Debates over CAA-NRC-NPR not only restage the challenges of citizenship for queer/trans subjects, but also reanimate the nettlesome relationship between proof and queerness. Queer kinship and intimacies, disidentifications with normative gender, and relationships that eschew reproductive, normative, or caste networks are challenges to represent in the technical languages of bureaucracy and documentation. Queerness rarely lives in the concrete boundaries of representable and visible documentation. Across South Asia it is often disguised in gestures, jokes, turns of phrases, and in the shifts of intimate counterpublics. The challenges posed by CAA-NRC-NPR are reminders of the precarious relations that queer and transgender people often have to citizenship—that the question of proving one’s identity as queer and/or transgender renders the ephemera of one’s identitie, one’s body, and the sinews of one’s flesh, as subject to negotiation and debate.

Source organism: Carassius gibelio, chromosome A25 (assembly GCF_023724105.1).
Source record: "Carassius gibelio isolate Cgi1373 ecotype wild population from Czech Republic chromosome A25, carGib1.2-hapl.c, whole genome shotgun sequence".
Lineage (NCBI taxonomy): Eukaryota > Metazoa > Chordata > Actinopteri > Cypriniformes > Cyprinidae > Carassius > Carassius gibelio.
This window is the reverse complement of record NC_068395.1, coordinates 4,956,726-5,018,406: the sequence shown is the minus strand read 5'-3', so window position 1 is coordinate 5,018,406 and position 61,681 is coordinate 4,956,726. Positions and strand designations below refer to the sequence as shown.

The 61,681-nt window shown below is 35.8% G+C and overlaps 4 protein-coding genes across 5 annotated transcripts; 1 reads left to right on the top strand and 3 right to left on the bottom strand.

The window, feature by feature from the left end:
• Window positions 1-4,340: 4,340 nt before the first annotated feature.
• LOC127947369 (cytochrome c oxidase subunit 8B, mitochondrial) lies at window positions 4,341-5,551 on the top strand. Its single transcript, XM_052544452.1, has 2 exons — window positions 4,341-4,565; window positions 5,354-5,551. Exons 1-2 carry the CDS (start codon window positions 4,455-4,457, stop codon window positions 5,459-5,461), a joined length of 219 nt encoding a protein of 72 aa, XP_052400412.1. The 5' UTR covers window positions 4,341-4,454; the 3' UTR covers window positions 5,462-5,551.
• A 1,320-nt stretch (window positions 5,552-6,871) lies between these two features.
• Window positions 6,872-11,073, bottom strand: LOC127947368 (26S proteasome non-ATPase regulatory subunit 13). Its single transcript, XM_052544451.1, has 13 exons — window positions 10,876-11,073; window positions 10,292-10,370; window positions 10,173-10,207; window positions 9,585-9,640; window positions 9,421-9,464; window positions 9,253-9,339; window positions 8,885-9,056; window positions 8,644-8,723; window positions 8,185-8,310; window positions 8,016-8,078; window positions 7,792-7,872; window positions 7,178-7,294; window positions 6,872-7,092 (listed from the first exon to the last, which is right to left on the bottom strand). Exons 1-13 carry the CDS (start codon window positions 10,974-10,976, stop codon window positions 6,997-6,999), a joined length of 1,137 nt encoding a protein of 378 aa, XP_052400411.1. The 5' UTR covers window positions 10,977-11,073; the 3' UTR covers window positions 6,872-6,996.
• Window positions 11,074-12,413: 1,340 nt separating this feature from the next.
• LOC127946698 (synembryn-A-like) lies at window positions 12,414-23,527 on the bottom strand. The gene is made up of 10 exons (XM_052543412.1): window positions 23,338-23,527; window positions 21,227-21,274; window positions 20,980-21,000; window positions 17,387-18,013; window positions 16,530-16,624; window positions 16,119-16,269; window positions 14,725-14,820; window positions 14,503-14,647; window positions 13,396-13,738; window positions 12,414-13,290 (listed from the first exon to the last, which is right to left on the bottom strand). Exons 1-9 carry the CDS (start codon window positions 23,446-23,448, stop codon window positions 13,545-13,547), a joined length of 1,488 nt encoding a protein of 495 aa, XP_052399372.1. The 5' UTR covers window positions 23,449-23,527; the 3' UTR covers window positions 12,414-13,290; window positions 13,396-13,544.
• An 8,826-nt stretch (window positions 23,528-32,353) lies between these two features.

For the numerous trans and queer people living across India, documents haunt. ID proofs can be unsettling reminders of past lives, severed relations, deadnames, and the impossibilities of representing particular truths on paper. But whether it is the looming presence of a deadname or the ghosts of those left out of the promises of citizenship, this haunting is not incidental, but crucial to the project of citizenship. As global investments in sexual citizenship—the aligning of issues of civic inclusion with questions of sexual and gendered subjectivity—grow, promises of citizenship are also increasingly premised on alignments with reproductive, heteronormative, and even homonationalist futures. Scholars have often suggested that the costs of sexual citizenship entail becoming a good neoliberal subject or becoming part of a national project that weaponizes its sexual tolerance against other minorities, such as Muslims (see Duggan 2004 on homonormativity and Puar 2007 on homonationalism). &  But as the debates over queer and trans citizenship in India also underscore, queer and trans people are constantly challenged, debated, and treated with skepticism when attempting to prove their status as citizens and good sexual subjects. Even as queer and transgender people called out the CAA-NRC-NPR in 2020, they were challenged to be good dissidents. At Mumbai’s 2020 Queer Pride, when students raised slogans against CAA, they were not only deadnamed by other members of the LGBTQIA+ community, but also identified by community members to the Mumbai police. These incidents demonstrate that sexual citizenship is not simply about queer and trans people being allowed to seamlessly become good national subjects—or homohindunationalist subjects—through the stroke of law or recognition (Upadhyay 2020). Rather, their legality is always already premised upon an insidious demand for citation, verification, and stamps of approval. Queer and trans people are perpetually haunted by the potential to be cast out; so much so that some might turn on their own in the hopes of securing a seat at the table.